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Breaking News / Featured / Top Stories / Virgin Islands / May 20, 2016

ST. THOMAS — In an emergency meeting Thursday, members of the governing board of the Virgin Islands Water and Power Authority voted to file an electric rate increase with the Public Services Commission that would amount to, on average, $13 monthly.

Interim Chief Executive Officer Julio Rhymer Sr. told board members that the emergency filing seeks to improve W.A.P.A.’s financial stability and avoid further credit rating agency downgrades while allowing the utility to become current with some of its outstanding payables. But the increase gives no end date, and would depend on W.A.P.A. having 45 days of cash on hand.

Last month, the Legislature approved some $8 million to W.A.P.A.  — secured by the government from litigation against Buchanan Ingersoll and Rooney, PC, et al — with Governor Kenneth Mapp stating that the monies would help  ensure, among other things, that W.A.P.A.’s bond rating did not drop any further than it already has.

“We need to have 45 days of cash on hand, approximately $34 million, to avoid a further downgrade of our ratings and to pay our outstanding bills. The industry norm is to have 85 days of cash on hand and we are nowhere near that level at this point. We are at a place where we simply cannot await the outcome of pending base rate case to stabilize our finances,” Mr. Rhymer said.

The interim C.E.O. blamed government agencies, especially the territory’s hospitals, for the emergency increase. “The hospitals just don’t pay,” Mr. Rhymer said. Combined, the Government of the Virgin Island owes W.A.P.A. around $31 million.

Mr. Rhymer contended that rating downgrades would have detrimental effects on W.A.P.A., such as its relationships with fuel and supply vendors and with ongoing capital projects such as the propane conversion that is continuing in both districts.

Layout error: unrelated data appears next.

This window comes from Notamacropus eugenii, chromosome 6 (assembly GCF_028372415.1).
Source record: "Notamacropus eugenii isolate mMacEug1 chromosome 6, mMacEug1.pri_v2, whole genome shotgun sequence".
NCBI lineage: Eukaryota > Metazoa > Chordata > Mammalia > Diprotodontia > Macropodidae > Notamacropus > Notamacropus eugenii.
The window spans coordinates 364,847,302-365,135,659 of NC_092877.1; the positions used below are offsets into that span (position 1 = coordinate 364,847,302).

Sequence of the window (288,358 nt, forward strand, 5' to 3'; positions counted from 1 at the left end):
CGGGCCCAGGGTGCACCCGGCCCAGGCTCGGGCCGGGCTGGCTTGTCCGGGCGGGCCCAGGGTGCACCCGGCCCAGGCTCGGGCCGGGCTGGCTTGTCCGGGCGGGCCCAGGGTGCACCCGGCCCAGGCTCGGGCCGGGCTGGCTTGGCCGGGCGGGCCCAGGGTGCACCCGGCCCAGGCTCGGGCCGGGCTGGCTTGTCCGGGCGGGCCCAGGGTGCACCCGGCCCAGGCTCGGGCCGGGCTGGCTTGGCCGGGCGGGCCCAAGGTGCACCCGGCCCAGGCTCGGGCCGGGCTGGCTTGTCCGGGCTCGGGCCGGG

And he explained that the emergency base rate relief will translate into a 2.687 cents increase per kilowatt hour to W.A.P.A.’s customers, both residential and commercial. The increase will represent a $13 per month hike on the average residential electric bill.

“As we look back to a year ago, electric rates have dropped significantly, approximately $115 per month on the average residential bill assuming usage of 500 kilowatt hours per month. When this proposed increase is factored into the present cost of electricity, our rates will still be some 20 cents per kilowatt hour less than they were one year ago,” Mr. Rhymer said.  He added that the increase, assuming P.S.C. approval, would take effect on July 1 and remain in effect until the 45 days of cash on hand is achieved, which Mr. Rhymer estimated would equate to $34 million in two years. At that point, the increased rate would be lowered to a level to be determined by both W.A.P.A. and the P.S.C. as the utility continues the effort toward building a total of 85 days of cash on hand to satisfy the credit rating agencies.

The board’s approval of the petition was unanimous. Thursday’s meeting was held via video conference from WAPA’s offices on St. Thomas and St. Croix.

Board members in attendance included Chairman Gerald Groner, Esq., Vice Chair Juanita Young, Secretary Noel Loftus, Commissioners Devin Carrington and Gustav James, Director Marvin Pickering and Cheryl Boynes Jackson. Member Elizabeth Armstrong was excused.

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